Henney described the officers as honest witnesses. He acknowledged inconsistencies and contradictions in their testimony, but said they were immaterial. He said the police did not know the history between the deceased and the accused nor Peter’s history with the police. (The defence alleged they were framed by the police because of Peter’s role in the SJC establishing the Khayelitsha commission of inquiry).
The judge said Bernardo was a young constable yet confident. He said Wilhelm was affected by what she had witnessed. He said they could not have been part of the conspiracy to implicate Peter and her husband.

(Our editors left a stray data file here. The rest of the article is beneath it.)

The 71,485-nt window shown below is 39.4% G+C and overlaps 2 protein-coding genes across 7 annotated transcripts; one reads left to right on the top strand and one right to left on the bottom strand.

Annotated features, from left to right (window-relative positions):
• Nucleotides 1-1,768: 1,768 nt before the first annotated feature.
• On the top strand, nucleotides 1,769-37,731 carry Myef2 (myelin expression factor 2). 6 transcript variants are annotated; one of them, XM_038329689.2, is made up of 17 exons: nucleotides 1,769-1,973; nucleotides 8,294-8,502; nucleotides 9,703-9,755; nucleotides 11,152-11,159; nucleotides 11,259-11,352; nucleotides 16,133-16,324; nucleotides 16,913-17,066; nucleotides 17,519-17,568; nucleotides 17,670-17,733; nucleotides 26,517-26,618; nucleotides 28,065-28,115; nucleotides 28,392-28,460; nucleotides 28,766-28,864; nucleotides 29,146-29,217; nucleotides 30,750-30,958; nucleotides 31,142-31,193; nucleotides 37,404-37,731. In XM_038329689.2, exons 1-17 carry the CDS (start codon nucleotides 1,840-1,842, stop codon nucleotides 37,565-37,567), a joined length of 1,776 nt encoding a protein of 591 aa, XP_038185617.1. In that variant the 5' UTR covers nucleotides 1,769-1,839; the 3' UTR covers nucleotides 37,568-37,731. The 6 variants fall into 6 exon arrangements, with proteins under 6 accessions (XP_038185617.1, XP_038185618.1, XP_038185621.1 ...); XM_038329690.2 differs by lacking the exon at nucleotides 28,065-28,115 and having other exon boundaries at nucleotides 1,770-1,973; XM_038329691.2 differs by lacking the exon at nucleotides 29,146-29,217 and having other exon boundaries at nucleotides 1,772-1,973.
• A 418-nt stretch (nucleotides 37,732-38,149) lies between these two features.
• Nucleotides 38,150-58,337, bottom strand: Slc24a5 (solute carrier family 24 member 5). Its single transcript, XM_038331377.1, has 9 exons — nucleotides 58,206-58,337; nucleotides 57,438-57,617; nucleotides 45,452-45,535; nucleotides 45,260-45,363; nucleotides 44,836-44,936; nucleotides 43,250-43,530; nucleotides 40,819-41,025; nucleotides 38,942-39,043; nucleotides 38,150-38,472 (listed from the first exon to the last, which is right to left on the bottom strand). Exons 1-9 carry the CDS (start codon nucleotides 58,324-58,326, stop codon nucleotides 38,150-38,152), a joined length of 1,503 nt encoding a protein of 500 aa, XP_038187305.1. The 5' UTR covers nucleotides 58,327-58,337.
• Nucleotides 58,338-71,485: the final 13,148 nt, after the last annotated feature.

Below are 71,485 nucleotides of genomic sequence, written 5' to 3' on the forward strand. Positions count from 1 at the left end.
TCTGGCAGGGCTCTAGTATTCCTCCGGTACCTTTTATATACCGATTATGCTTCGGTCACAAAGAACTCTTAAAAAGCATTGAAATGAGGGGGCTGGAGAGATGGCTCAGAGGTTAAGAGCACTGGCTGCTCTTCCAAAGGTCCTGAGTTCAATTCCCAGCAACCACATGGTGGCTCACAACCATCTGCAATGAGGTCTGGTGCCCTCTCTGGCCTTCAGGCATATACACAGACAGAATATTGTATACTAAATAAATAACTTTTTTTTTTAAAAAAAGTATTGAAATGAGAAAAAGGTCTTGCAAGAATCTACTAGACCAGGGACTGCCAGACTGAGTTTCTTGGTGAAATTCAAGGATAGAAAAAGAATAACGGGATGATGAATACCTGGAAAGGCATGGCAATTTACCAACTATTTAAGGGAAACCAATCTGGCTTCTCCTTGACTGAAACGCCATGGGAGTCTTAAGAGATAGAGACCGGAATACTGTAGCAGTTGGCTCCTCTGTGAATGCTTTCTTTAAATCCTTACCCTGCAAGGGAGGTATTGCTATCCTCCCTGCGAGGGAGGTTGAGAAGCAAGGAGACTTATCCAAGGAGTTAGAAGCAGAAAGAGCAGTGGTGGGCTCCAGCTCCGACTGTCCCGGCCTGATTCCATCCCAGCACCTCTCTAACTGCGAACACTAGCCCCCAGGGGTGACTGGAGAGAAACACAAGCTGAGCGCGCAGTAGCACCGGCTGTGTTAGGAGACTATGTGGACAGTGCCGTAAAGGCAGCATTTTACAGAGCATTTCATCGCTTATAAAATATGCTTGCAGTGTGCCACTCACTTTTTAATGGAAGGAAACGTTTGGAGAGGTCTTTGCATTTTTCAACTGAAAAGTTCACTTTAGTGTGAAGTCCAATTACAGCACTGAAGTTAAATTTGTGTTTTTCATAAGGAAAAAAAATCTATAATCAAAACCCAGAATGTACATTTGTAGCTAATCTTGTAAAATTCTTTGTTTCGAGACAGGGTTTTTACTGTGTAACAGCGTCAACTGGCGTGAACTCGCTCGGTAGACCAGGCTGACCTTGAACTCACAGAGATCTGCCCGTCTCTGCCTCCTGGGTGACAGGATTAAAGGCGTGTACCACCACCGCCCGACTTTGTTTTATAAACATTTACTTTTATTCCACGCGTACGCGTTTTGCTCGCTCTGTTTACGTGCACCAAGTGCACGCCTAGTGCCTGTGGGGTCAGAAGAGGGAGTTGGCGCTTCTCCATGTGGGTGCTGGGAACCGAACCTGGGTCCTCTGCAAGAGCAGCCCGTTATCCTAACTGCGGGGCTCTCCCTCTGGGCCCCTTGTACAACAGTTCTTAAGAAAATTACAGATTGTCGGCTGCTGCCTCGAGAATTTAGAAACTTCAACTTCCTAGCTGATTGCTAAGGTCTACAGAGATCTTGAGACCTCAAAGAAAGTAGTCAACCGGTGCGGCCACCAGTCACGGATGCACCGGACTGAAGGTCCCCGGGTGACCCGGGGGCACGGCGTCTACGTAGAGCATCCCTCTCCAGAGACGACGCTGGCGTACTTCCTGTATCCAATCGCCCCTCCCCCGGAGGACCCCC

Judge Henney said Du Preez had been suspected of stealing a television at the home of Peter and Mbadu on 11 August 2012 and they had confronted him. After that confrontation, the judge said, Du Preez had been assaulted at their premises, though they had denied being party to the assault and had blamed it on the community.
He also said Du Preez might have been forced through the assault to give up the contact number of the police office, Andile Tshicila, who allegedly bought the stolen TV.
The judge said none of the accused were impressive as witnesses and their evidence in court was not convincing.
Referring to Peter’s testimony, he said she had been argumentative with the state prosecutor, Phistus Pelesa, instead of answering questions clearly.